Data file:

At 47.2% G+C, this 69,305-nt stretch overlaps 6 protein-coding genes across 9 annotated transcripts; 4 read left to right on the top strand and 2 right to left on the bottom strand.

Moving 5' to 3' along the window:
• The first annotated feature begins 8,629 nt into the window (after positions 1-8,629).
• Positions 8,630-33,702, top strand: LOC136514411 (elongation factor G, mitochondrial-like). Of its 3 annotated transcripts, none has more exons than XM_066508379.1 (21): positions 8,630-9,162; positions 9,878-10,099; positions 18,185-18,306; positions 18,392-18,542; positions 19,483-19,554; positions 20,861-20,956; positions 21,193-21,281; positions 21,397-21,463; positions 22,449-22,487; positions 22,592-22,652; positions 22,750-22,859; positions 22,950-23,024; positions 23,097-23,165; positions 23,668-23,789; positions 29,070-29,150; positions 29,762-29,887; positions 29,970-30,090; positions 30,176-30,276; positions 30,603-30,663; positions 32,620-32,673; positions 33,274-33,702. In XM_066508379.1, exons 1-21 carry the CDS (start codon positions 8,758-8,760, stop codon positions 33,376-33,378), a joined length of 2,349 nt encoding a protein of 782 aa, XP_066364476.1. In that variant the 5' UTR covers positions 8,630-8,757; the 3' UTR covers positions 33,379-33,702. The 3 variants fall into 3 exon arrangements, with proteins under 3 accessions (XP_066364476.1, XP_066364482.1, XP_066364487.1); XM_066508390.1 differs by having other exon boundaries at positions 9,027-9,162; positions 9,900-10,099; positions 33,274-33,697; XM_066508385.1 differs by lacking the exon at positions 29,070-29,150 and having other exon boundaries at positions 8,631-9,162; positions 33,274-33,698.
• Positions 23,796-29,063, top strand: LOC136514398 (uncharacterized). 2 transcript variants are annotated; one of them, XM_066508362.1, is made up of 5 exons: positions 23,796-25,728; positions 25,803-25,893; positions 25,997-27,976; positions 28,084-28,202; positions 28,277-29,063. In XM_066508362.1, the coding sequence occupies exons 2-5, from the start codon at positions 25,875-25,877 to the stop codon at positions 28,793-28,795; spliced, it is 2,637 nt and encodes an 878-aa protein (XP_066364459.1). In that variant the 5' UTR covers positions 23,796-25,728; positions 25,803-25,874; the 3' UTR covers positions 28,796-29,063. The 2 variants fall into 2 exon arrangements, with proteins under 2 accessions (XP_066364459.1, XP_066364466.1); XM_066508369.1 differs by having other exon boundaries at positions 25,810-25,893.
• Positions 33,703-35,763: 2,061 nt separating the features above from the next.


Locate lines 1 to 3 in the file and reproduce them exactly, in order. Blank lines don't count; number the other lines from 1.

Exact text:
At 47.2% G+C, this 69,305-nt stretch overlaps 6 protein-coding genes across 9 annotated transcripts; 4 read left to right on the top strand and 2 right to left on the bottom strand.

Moving 5' to 3' along the window:
• The first annotated feature begins 8,629 nt into the window (after positions 1-8,629).